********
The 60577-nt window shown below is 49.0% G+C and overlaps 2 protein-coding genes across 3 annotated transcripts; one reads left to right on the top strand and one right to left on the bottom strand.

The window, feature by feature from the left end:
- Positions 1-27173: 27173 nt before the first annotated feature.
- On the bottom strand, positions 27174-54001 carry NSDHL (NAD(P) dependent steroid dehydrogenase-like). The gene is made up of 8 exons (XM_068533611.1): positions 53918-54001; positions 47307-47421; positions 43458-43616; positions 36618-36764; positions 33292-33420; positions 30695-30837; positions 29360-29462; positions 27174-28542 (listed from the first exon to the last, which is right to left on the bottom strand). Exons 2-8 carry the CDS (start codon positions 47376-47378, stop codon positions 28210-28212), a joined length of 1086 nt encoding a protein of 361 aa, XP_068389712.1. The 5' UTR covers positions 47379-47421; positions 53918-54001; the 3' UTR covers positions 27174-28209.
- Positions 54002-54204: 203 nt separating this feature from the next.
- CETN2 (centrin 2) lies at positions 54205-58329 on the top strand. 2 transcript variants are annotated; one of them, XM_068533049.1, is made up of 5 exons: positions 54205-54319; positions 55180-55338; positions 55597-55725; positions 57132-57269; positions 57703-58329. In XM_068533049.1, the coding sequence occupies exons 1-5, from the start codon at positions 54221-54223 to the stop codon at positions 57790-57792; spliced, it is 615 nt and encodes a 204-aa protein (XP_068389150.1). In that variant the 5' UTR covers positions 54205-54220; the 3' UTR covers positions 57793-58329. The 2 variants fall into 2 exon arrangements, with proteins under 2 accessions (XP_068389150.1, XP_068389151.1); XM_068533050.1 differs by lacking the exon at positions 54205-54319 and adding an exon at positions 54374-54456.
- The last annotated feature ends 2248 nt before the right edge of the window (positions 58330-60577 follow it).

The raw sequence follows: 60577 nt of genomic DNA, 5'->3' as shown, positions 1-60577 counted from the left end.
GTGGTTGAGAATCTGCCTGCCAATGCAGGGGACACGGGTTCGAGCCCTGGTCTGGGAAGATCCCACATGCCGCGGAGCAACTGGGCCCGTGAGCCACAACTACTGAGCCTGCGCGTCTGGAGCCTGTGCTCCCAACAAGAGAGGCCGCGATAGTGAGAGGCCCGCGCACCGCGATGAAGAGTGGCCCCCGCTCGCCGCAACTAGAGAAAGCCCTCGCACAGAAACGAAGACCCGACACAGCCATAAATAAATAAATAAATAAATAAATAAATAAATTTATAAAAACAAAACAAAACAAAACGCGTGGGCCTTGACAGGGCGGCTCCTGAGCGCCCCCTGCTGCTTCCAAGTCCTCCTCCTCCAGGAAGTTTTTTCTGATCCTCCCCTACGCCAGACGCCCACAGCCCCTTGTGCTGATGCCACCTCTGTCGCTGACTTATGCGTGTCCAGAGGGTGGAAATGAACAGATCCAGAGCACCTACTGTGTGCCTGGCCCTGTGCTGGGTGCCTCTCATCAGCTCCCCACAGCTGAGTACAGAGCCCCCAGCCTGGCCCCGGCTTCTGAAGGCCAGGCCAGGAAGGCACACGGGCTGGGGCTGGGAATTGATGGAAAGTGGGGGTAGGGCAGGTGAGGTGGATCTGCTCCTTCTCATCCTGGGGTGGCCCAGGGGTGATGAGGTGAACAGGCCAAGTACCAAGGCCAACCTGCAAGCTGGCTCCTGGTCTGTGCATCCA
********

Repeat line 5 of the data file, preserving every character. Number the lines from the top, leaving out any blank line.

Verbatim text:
- Positions 54002-54204: 203 nt separating this feature from the next.